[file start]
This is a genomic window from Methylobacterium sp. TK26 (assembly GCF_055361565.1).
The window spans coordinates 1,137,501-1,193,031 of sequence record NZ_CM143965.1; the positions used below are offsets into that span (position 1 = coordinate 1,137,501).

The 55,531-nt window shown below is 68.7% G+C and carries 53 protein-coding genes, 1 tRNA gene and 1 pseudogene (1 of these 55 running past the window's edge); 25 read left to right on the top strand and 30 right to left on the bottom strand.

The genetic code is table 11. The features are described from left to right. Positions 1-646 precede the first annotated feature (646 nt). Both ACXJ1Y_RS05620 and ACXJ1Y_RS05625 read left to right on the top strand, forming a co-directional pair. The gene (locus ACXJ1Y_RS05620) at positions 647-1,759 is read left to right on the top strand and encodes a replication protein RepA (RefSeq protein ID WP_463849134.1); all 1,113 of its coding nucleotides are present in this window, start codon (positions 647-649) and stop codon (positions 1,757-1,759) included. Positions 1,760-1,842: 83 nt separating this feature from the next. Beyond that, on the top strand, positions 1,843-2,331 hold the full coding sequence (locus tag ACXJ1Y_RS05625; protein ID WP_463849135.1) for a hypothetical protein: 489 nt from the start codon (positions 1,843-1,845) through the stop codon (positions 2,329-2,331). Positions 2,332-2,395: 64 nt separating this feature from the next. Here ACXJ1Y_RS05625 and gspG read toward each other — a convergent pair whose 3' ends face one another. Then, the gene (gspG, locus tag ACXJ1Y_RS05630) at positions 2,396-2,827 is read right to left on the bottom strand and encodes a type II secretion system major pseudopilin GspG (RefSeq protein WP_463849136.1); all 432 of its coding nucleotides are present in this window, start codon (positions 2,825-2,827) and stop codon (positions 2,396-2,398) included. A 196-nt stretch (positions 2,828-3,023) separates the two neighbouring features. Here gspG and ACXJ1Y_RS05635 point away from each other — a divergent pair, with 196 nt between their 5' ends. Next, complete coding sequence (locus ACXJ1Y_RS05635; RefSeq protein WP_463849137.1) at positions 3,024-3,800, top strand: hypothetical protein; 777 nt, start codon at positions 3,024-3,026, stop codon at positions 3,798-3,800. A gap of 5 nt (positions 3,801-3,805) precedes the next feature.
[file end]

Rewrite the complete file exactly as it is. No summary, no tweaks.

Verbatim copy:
This is a genomic window from Methylobacterium sp. TK26 (assembly GCF_055361565.1).
The window spans coordinates 1,137,501-1,193,031 of sequence record NZ_CM143965.1; the positions used below are offsets into that span (position 1 = coordinate 1,137,501).

The 55,531-nt window shown below is 68.7% G+C and carries 53 protein-coding genes, 1 tRNA gene and 1 pseudogene (1 of these 55 running past the window's edge); 25 read left to right on the top strand and 30 right to left on the bottom strand.

The genetic code is table 11. The features are described from left to right. Positions 1-646 precede the first annotated feature (646 nt). Both ACXJ1Y_RS05620 and ACXJ1Y_RS05625 read left to right on the top strand, forming a co-directional pair. The gene (locus ACXJ1Y_RS05620) at positions 647-1,759 is read left to right on the top strand and encodes a replication protein RepA (RefSeq protein ID WP_463849134.1); all 1,113 of its coding nucleotides are present in this window, start codon (positions 647-649) and stop codon (positions 1,757-1,759) included. Positions 1,760-1,842: 83 nt separating this feature from the next. Beyond that, on the top strand, positions 1,843-2,331 hold the full coding sequence (locus tag ACXJ1Y_RS05625; protein ID WP_463849135.1) for a hypothetical protein: 489 nt from the start codon (positions 1,843-1,845) through the stop codon (positions 2,329-2,331). Positions 2,332-2,395: 64 nt separating this feature from the next. Here ACXJ1Y_RS05625 and gspG read toward each other — a convergent pair whose 3' ends face one another. Then, the gene (gspG, locus tag ACXJ1Y_RS05630) at positions 2,396-2,827 is read right to left on the bottom strand and encodes a type II secretion system major pseudopilin GspG (RefSeq protein WP_463849136.1); all 432 of its coding nucleotides are present in this window, start codon (positions 2,825-2,827) and stop codon (positions 2,396-2,398) included. A 196-nt stretch (positions 2,828-3,023) separates the two neighbouring features. Here gspG and ACXJ1Y_RS05635 point away from each other — a divergent pair, with 196 nt between their 5' ends. Next, complete coding sequence (locus ACXJ1Y_RS05635; RefSeq protein WP_463849137.1) at positions 3,024-3,800, top strand: hypothetical protein; 777 nt, start codon at positions 3,024-3,026, stop codon at positions 3,798-3,800. A gap of 5 nt (positions 3,801-3,805) precedes the next feature.